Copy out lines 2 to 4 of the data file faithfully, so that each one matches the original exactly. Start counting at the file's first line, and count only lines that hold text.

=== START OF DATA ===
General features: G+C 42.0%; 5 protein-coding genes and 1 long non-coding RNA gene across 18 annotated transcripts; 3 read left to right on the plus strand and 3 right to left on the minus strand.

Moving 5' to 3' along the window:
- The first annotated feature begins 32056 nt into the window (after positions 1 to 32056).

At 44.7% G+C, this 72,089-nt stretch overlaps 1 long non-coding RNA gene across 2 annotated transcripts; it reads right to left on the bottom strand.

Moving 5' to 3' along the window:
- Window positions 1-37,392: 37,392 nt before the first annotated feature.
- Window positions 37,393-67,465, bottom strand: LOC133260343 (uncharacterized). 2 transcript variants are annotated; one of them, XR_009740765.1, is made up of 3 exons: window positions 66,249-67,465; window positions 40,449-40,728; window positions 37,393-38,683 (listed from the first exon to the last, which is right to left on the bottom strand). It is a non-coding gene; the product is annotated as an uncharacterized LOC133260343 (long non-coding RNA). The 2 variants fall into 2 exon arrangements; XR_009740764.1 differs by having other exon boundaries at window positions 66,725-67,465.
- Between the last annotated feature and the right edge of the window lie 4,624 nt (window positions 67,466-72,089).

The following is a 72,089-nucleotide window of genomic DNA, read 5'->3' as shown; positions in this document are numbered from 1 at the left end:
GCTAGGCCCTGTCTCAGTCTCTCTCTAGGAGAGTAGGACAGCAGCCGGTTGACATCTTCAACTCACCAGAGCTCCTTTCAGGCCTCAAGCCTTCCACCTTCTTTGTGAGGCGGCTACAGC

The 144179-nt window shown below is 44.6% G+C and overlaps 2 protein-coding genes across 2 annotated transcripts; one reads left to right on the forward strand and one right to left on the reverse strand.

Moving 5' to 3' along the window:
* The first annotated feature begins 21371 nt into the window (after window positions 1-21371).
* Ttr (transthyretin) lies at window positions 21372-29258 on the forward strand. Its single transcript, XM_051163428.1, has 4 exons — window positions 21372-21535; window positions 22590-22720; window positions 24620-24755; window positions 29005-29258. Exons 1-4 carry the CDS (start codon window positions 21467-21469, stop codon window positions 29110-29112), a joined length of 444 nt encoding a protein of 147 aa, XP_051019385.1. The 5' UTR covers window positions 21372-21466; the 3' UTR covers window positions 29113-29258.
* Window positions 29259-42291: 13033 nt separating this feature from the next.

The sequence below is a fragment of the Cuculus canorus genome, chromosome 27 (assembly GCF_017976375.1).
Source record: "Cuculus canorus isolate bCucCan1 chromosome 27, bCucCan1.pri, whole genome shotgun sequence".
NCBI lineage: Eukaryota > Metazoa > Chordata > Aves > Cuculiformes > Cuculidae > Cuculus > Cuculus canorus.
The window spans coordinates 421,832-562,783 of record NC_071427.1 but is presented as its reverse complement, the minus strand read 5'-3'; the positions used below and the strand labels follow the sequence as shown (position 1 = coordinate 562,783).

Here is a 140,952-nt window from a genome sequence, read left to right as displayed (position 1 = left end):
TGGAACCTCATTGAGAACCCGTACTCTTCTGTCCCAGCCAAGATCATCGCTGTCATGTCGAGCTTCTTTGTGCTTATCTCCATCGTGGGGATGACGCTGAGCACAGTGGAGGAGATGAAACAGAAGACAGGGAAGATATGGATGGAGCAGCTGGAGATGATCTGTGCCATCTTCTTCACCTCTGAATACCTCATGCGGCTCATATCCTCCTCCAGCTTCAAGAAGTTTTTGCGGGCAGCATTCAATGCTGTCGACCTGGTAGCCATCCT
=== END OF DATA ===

Moving 5' to 3' along the window:
- The first annotated feature begins 32056 nt into the window (after positions 1 to 32056).

At 44.7% G+C, this 72,089-nt stretch overlaps 1 long non-coding RNA gene across 2 annotated transcripts; it reads right to left on the bottom strand.